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Walmart Sustainability Competition: Leading the Way for Sustainable Business (Fall 2009 Article)

“The Walmart of today is not the Walmart of 10 years ago,”
said Brad Killaly, Goizueta Business School professor, at Emory’s
Walmart sustainability competition information session
on September 29, 2009. Emory’s participation in a Walmart
suitability competition is getting students to realize the newly
recognized potential business has to make a sustainable impact.
In the information session for the competition, Ciannat
Howett, director of Emory’s Sustainability Initiatives, gave
an inspirational keynote speech on previous Emory student
sustainability projects and how these projects often lead to
business and green job opportunities after graduation, like
student Erik Fyfe’s biofuel run Emory Shuttle service.
My group and I have submitted a project proposal for the
competition that we hope will encourage Walmart to take an
even stronger stance on sustainable business. Our group
seeks to formulate a comprehensive contract that Walmart
could implement with its poultry and egg suppliers concerning
environmentally friendly poultry waste disposal. Currently,
because of insufficient industry regulations the poultry industry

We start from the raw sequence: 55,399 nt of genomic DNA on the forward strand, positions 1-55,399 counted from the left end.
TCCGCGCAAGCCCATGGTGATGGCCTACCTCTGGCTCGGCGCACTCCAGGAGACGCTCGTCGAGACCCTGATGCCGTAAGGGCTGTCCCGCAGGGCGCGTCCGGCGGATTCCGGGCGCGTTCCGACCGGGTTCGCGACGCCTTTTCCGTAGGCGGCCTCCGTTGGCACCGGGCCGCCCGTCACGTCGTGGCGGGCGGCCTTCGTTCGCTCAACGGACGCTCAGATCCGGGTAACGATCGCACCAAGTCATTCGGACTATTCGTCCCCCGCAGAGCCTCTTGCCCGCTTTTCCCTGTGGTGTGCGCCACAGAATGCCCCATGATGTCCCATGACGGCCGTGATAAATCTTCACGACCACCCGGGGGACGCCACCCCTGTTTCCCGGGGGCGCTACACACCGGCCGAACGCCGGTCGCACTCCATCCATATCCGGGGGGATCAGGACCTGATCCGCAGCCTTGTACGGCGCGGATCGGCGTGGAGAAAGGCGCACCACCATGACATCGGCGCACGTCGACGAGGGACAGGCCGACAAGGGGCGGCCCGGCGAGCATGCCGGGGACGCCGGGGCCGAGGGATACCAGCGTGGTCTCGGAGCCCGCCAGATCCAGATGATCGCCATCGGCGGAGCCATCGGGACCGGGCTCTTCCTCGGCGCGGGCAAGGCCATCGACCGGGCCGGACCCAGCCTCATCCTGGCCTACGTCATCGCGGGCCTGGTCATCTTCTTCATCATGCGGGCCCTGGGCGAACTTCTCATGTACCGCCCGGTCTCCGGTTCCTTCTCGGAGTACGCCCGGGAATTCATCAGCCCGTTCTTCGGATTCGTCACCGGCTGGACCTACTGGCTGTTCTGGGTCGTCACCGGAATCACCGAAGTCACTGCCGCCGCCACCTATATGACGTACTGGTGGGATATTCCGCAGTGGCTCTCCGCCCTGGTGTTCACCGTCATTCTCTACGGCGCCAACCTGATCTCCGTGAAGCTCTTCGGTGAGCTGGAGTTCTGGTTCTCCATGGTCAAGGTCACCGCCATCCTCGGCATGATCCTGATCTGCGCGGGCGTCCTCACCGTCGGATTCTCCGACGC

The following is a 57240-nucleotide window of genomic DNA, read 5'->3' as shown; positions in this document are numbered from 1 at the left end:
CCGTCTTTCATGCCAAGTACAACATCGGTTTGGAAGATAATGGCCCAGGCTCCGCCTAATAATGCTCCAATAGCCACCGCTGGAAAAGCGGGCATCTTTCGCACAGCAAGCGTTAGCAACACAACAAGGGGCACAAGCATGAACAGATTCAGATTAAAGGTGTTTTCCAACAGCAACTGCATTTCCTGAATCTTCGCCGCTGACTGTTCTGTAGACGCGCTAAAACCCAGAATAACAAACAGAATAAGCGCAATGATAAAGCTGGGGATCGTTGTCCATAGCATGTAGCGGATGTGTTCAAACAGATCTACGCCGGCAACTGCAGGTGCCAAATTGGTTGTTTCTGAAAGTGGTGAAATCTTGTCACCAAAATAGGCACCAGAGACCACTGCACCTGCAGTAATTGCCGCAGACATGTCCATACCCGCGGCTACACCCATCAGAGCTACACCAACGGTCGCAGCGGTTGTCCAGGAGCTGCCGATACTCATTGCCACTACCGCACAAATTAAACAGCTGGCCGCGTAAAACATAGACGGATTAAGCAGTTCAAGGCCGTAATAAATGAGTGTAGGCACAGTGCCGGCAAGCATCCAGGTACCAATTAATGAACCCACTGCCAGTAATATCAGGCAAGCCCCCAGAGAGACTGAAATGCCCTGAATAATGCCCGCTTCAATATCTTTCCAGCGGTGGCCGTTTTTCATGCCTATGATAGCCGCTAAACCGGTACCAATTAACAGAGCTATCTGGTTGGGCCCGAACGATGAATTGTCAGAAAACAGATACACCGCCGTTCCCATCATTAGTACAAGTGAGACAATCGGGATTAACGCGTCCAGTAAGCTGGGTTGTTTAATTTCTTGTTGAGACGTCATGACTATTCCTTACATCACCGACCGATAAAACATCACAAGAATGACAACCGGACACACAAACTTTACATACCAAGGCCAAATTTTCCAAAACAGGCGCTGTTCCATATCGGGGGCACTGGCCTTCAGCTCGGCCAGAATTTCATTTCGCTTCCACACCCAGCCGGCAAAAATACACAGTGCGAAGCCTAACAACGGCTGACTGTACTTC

does not take financial responsibility for the disposal
of poultry waste. Instead, the waste disposal is left to chicken
farmers lacking the financial means to properly process and
discard the waste. I formulated the idea for our project on
the day of the competition information session, where students
in other disciplines validated my idea. This gave me
hope that my proposal idea had the potential for implementation
in a competitive business environment.
Andrew Tate, one of the students participating in the competition
and president of the Emory Environmental Alliance,
said Howett’s speech “really connected us to the potential of
this project;” “we felt more part of an on-going legacy than
a small competition.” Daniel Baum, Tate’s group leader and
inventor of their sustainable idea, hopes to use the competition
“as a potential way to start up a business after he graduates,”
said Tate.
2010 Walmart Better Living Business Plan Challenge is the
3rd year Walmart has held a national student competition
for the best student invented sustainable product or service.
The winning student group will be awarded $20,000 towards
implementing their sustainability idea for the market, and
Howett’s office has pledged an additional $5,000 award, if
an Emory team wins. Approved Emory student groups (4-6
members) will present their product/service on January 29,
2010, and the winning group will then go onto regionals and
hopefully nationals at Walmart headquarters.
This is the first year Emory is participating in the competition,
and as seen by the nearly full lecture room at the competition’s
information session, there has been a tremendous
response from the student body. About nine groups have
submitted proposals for the Emory round of the competition,